Mark Zuckerberg has said frankly that “In a lot of ways Facebook is more like a government than a traditional company.” If we take the man at his word, it would seem to raise the question: can the United States government tolerate the existence of a rival government within its territory? 

In 1776, Americans answered that question with a resounding ”No!” and then fought a revolutionary war to make it so. The slogan of that war was “don’t tread on me.” This spirited insistence on self-rule expresses the psychic core of republicanism. As Senator Amy Klobuchar points out in her book Antitrust, the slogan was directed in particular at the British Crown’s grant of monopoly charters to corporations that controlled trade with the colonies. 

Today, the platform firms appear to many as an imperial power. The fundamental question “who rules?” is pressed upon America once again.

This is an edited version of Matthew B. Crawford’s testimony before the US Senate Judiciary Committee on June 15th 2021.


Matthew B Crawford writes the substack Archedelia


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Geoffrey Wilson
Geoffrey Wilson
3 years ago

Excellent article. I wish democratic governments well in resisting the growth in power of big tech, and historically this has succeeded by following the money, so identifying how big tech makes its money, and where that is a public good like vast databases on individuals, taxing it, regulating it, nationalising it, splitting it. For a start, compelling publication of algorithms to a regulatory authority.

Graham Stull
Graham Stull
3 years ago

The EU has proposed a new law governing the use of AI, which I believe is the first in the world:
EUR-Lex – 52021PC0206 – EN – EUR-Lex (europa.eu)

Galeti Tavas
Galeti Tavas
3 years ago

And?? So what should we do?

I think it is time for Constitutional Amendment Number 28!

One which says as this is a nation, Of, For, and By humans, and thus no digitally created laws may be binding.

The article above says the entire AI/SocialMedia/Tech are overlapping with government, and THUS we need laws to keep it where any law, in the broadest sense, MUST be created and enforced, by duly appointed, or elected, Human officials. By digital laws I possibly include algorithms which generate and manage any content, or metadata, which is private by law, or custom, and that controls that which influences human behavior, choices, manipulates citizens, or otherwise causes them to behave in ways they would not have without these artificial algorithms – should be limited.

Humans controlling Humans should be the law.

Last edited 3 years ago by Galeti Tavas
Kristof K
Kristof K
3 years ago
Reply to  Galeti Tavas

Great to find you back, Mr Artzen. I usually disagree with you though, but not on this occasion!

Christian Filli
Christian Filli
3 years ago

The combination of “algorithmic governance” and “surveillance capitalism” seems truly terrifying. But I’m not sure if “rivalry” between government and big tech is the real problem we are dealing with. I would argue that the deeper, more troubling question is what class of politician will be in bed with what class of technocrat. In a recent episode of The Economist Asks, I heard Amy Klobuchar make a big speech about breaking up these mega-companies, but when asked very directly what she thought about Twitter banning Trump from its platform, she unequivocally endorsed the move. So it’s all about what’s convenient and who gets to benefit. And I really wonder if citizens will have any choice but to play along (privacy policies be damned) …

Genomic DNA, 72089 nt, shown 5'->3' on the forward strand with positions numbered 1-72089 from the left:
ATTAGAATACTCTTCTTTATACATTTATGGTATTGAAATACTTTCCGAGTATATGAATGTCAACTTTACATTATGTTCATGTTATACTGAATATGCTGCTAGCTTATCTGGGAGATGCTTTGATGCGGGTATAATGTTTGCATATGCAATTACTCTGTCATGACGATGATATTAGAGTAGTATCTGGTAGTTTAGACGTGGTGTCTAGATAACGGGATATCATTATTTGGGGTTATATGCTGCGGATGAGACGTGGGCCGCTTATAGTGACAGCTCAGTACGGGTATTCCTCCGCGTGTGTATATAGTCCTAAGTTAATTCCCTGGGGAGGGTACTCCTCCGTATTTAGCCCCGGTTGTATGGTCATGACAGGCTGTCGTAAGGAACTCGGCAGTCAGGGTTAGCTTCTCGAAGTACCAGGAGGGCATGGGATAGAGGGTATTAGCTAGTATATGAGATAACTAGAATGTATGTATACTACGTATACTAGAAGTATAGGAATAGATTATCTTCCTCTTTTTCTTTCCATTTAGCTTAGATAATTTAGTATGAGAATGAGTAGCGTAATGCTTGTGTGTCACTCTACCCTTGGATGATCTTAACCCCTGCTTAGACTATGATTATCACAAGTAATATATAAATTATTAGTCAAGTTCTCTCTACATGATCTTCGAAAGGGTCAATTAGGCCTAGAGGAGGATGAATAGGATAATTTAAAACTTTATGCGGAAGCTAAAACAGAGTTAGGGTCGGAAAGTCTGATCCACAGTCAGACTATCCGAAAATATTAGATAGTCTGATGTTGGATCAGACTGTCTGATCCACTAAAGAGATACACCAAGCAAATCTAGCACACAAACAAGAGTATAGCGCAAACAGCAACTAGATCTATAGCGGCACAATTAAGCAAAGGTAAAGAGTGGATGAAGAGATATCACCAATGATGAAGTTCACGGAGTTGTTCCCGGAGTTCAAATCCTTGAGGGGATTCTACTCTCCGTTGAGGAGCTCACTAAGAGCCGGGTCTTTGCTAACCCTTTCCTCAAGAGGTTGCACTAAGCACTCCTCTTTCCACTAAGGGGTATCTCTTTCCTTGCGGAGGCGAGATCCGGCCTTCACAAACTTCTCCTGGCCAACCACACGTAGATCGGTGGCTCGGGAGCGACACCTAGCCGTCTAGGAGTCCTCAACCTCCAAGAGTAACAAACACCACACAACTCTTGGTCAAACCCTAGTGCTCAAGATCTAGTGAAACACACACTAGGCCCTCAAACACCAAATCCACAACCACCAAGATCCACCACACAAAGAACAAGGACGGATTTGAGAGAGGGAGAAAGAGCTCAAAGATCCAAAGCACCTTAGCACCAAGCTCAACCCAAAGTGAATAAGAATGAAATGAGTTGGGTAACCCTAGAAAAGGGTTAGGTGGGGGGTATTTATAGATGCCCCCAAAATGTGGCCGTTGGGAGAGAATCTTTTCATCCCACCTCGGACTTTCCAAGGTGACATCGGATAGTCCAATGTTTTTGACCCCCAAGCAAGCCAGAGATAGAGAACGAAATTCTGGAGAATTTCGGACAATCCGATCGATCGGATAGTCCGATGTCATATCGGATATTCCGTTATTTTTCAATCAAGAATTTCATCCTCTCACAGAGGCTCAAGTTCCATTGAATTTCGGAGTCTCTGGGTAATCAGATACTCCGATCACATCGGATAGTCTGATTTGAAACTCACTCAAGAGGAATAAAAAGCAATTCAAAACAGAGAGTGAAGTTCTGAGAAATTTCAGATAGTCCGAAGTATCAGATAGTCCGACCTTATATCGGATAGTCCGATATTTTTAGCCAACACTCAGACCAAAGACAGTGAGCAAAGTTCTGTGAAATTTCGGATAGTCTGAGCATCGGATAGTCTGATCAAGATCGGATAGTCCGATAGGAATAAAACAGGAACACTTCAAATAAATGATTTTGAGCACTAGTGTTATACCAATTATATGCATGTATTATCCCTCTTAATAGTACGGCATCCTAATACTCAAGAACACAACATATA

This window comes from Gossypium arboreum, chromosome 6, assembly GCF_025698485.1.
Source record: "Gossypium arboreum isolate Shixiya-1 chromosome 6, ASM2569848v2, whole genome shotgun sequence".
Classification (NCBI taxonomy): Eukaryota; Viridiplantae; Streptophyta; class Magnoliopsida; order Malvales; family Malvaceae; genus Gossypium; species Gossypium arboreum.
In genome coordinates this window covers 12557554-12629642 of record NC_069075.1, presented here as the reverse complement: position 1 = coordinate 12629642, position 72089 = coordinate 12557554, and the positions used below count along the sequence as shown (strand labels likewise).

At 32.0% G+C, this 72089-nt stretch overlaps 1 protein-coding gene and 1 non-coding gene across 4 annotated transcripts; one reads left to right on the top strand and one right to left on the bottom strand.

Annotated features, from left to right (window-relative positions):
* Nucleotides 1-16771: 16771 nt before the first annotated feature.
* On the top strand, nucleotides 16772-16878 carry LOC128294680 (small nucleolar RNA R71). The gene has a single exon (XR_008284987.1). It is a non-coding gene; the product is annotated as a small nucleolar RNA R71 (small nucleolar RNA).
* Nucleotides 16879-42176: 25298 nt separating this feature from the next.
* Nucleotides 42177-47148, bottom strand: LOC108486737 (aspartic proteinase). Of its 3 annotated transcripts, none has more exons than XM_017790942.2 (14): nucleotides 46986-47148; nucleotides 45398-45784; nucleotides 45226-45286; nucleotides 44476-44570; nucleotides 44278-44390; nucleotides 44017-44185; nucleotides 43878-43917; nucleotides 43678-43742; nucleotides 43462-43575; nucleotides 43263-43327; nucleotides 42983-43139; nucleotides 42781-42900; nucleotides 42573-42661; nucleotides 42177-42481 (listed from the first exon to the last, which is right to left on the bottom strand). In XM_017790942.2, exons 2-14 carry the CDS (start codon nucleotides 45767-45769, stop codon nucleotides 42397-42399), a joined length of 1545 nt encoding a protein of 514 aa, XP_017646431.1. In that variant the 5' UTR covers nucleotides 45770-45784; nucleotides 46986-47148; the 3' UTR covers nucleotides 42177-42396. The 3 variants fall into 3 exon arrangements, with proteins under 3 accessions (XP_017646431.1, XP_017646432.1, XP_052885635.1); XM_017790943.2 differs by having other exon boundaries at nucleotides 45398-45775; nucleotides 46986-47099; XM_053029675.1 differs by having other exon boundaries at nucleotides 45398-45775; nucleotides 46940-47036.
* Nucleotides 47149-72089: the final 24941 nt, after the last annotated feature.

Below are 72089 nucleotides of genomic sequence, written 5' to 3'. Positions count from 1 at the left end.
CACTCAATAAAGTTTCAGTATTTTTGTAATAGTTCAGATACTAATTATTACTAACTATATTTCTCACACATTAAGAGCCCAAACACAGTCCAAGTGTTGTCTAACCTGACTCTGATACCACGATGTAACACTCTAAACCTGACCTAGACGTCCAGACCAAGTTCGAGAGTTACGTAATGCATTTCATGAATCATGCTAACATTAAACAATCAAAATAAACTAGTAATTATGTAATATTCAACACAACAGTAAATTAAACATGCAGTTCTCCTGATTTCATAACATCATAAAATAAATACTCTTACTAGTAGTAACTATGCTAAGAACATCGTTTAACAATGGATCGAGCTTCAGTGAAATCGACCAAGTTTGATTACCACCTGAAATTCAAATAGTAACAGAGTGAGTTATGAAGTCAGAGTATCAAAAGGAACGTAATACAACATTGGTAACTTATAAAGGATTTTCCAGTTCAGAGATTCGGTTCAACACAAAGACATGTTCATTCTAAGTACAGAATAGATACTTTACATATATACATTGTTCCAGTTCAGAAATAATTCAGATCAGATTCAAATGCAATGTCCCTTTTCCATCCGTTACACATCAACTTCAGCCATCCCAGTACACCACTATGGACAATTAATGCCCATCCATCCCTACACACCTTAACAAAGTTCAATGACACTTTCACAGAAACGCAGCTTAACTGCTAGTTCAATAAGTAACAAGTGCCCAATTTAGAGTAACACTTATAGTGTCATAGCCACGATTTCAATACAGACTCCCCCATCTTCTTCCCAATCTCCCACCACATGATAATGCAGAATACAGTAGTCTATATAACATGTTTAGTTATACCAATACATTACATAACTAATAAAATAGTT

Tom Krehbiel
Tom Krehbiel
3 years ago

Yes, indeed. To put it in Biblical terms, it all depends on whose ox is being gored, with no thought of a general prohibition on the goring of oxen.

Julian Rigg
Julian Rigg
3 years ago

Smart phone providers together with social media companies have the majority of the, NOT so smart, people under their spell. Addiction is now complete.
I have no idea where is this heading but at the ground level it’s irritating and sometimes dangerous while on a freedom level it’s disturbing.

Peter LR
Peter LR
3 years ago

Would the repeal of Section 230 making platforms into publishers make any difference to this situation? I know Trump was keen on this but maybe political expediency is in action here as Big Tech definitely seems blue in its leanings. And of course Facebook has just overturned the Antitrust case which was attempting to harness its reach.

Christopher Barclay
Christopher Barclay
3 years ago

Big Tech is not a rival to the US government. It is a partner, which showed its worth when hiding the exposure of Biden corruption and pedophilia.

Karl Juhnke
Karl Juhnke
3 years ago

Love Crawford’s no nonsense appraisals of modern life. His background in mechanics and a hands on mentality shines through. I read Surveillance Society by Foucault some years back and though Foucault was a nutter and quite unlikable his thoughts on the subject have been pretty spot on. The Swamp keeps evolving and shifting. There is a fightback from independent thinkers underway right now with Brett Weinstein being at the forefront. David and Goliath all over again.

Tom Krehbiel
Tom Krehbiel
3 years ago
Reply to  Karl Juhnke

Let’s hope it IS a fight between David and Goliath, considering who won the last time.

Hardee Hodges
Hardee Hodges
3 years ago

In asking why these giants collect your data we find it has value to advertisers who want to target ads and to other organizations who now can sell you a telephone number for a personal contact. We can fight back to a degree by not purchasing any product you see in web adverts. The appeal to advertisers is better targeting to consumers and the web advert money proves effectiveness. Sadly given a finite ability to advertise, that has led to a decline in printed adverts which once sustained local newspapers.